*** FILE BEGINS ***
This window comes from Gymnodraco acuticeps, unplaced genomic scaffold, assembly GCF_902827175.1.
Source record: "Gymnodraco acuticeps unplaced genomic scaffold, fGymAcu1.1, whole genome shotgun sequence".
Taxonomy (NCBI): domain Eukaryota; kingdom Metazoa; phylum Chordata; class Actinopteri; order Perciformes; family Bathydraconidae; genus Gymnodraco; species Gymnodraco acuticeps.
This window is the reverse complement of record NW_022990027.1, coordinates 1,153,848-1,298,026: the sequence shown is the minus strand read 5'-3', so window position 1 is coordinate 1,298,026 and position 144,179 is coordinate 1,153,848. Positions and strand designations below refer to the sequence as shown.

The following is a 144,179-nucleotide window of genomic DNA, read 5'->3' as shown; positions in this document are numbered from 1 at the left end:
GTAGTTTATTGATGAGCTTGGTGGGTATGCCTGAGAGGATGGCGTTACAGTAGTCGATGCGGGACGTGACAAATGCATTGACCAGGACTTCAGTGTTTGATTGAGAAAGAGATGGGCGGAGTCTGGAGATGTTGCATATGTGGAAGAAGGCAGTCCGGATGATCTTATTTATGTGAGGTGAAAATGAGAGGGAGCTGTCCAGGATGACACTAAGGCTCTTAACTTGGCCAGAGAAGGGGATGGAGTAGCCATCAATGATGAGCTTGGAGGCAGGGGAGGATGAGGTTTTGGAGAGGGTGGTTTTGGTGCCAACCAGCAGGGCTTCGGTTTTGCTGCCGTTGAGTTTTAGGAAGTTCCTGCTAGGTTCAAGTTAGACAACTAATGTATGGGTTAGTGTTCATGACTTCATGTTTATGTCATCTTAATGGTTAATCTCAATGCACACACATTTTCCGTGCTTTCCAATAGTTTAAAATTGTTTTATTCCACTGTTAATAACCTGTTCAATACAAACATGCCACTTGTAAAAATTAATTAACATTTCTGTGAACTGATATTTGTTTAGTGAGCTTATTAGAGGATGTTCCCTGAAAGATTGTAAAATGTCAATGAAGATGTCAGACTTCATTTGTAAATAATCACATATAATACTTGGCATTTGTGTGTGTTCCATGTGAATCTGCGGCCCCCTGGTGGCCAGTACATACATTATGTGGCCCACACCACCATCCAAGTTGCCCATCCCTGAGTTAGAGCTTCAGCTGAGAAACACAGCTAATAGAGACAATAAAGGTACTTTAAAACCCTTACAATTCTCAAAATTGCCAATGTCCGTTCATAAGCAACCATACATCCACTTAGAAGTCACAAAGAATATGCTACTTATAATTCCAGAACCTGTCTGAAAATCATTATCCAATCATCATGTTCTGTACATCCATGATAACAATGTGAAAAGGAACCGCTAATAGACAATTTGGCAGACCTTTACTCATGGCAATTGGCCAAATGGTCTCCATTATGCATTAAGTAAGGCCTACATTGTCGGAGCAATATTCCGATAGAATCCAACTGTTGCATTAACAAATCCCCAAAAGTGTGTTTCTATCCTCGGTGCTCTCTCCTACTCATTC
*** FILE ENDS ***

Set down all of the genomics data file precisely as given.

This window comes from Gymnodraco acuticeps, unplaced genomic scaffold, assembly GCF_902827175.1.
Source record: "Gymnodraco acuticeps unplaced genomic scaffold, fGymAcu1.1, whole genome shotgun sequence".
Taxonomy (NCBI): domain Eukaryota; kingdom Metazoa; phylum Chordata; class Actinopteri; order Perciformes; family Bathydraconidae; genus Gymnodraco; species Gymnodraco acuticeps.
This window is the reverse complement of record NW_022990027.1, coordinates 1,153,848-1,298,026: the sequence shown is the minus strand read 5'-3', so window position 1 is coordinate 1,298,026 and position 144,179 is coordinate 1,153,848. Positions and strand designations below refer to the sequence as shown.

The following is a 144,179-nucleotide window of genomic DNA, read 5'->3' as shown; positions in this document are numbered from 1 at the left end:
GTAGTTTATTGATGAGCTTGGTGGGTATGCCTGAGAGGATGGCGTTACAGTAGTCGATGCGGGACGTGACAAATGCATTGACCAGGACTTCAGTGTTTGATTGAGAAAGAGATGGGCGGAGTCTGGAGATGTTGCATATGTGGAAGAAGGCAGTCCGGATGATCTTATTTATGTGAGGTGAAAATGAGAGGGAGCTGTCCAGGATGACACTAAGGCTCTTAACTTGGCCAGAGAAGGGGATGGAGTAGCCATCAATGATGAGCTTGGAGGCAGGGGAGGATGAGGTTTTGGAGAGGGTGGTTTTGGTGCCAACCAGCAGGGCTTCGGTTTTGCTGCCGTTGAGTTTTAGGAAGTTCCTGCTAGGTTCAAGTTAGACAACTAATGTATGGGTTAGTGTTCATGACTTCATGTTTATGTCATCTTAATGGTTAATCTCAATGCACACACATTTTCCGTGCTTTCCAATAGTTTAAAATTGTTTTATTCCACTGTTAATAACCTGTTCAATACAAACATGCCACTTGTAAAAATTAATTAACATTTCTGTGAACTGATATTTGTTTAGTGAGCTTATTAGAGGATGTTCCCTGAAAGATTGTAAAATGTCAATGAAGATGTCAGACTTCATTTGTAAATAATCACATATAATACTTGGCATTTGTGTGTGTTCCATGTGAATCTGCGGCCCCCTGGTGGCCAGTACATACATTATGTGGCCCACACCACCATCCAAGTTGCCCATCCCTGAGTTAGAGCTTCAGCTGAGAAACACAGCTAATAGAGACAATAAAGGTACTTTAAAACCCTTACAATTCTCAAAATTGCCAATGTCCGTTCATAAGCAACCATACATCCACTTAGAAGTCACAAAGAATATGCTACTTATAATTCCAGAACCTGTCTGAAAATCATTATCCAATCATCATGTTCTGTACATCCATGATAACAATGTGAAAAGGAACCGCTAATAGACAATTTGGCAGACCTTTACTCATGGCAATTGGCCAAATGGTCTCCATTATGCATTAAGTAAGGCCTACATTGTCGGAGCAATATTCCGATAGAATCCAACTGTTGCATTAACAAATCCCCAAAAGTGTGTTTCTATCCTCGGTGCTCTCTCCTACTCATTC